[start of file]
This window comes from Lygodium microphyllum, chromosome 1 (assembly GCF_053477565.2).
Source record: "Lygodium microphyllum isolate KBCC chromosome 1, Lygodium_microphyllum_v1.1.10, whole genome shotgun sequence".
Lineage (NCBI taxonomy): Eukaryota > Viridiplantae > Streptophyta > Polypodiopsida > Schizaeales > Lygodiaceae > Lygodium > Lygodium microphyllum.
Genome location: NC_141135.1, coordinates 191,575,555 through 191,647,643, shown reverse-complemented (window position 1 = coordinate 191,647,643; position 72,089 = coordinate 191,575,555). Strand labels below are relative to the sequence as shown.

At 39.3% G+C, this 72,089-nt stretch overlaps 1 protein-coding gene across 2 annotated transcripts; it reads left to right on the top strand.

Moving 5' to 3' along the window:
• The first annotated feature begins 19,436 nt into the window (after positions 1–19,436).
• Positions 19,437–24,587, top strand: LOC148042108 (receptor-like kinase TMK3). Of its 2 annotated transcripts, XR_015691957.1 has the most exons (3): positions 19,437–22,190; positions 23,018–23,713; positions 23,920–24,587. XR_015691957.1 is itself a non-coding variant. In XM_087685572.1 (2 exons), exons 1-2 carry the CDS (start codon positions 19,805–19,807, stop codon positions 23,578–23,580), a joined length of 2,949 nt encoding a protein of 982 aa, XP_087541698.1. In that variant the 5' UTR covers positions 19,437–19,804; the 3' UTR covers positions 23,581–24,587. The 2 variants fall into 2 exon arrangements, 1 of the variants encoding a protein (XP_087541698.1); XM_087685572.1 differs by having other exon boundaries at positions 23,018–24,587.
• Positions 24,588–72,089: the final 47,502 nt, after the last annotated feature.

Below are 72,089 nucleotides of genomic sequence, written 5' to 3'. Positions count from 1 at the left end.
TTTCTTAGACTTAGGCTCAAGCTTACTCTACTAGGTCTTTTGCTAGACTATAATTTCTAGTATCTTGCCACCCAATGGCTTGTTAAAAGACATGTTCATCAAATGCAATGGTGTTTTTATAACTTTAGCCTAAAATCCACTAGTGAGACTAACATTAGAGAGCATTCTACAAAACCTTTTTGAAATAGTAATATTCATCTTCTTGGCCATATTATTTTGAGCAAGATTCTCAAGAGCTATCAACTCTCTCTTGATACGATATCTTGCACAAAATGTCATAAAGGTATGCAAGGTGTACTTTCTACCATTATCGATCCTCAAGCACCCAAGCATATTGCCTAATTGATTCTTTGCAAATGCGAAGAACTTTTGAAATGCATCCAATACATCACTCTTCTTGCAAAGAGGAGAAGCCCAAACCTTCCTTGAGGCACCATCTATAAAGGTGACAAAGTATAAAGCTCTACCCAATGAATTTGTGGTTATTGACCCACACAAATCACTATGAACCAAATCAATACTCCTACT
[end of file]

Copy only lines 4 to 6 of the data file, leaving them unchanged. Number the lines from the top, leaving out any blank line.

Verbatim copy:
Genome location: NC_141135.1, coordinates 191,575,555 through 191,647,643, shown reverse-complemented (window position 1 = coordinate 191,647,643; position 72,089 = coordinate 191,575,555). Strand labels below are relative to the sequence as shown.

At 39.3% G+C, this 72,089-nt stretch overlaps 1 protein-coding gene across 2 annotated transcripts; it reads left to right on the top strand.

Moving 5' to 3' along the window: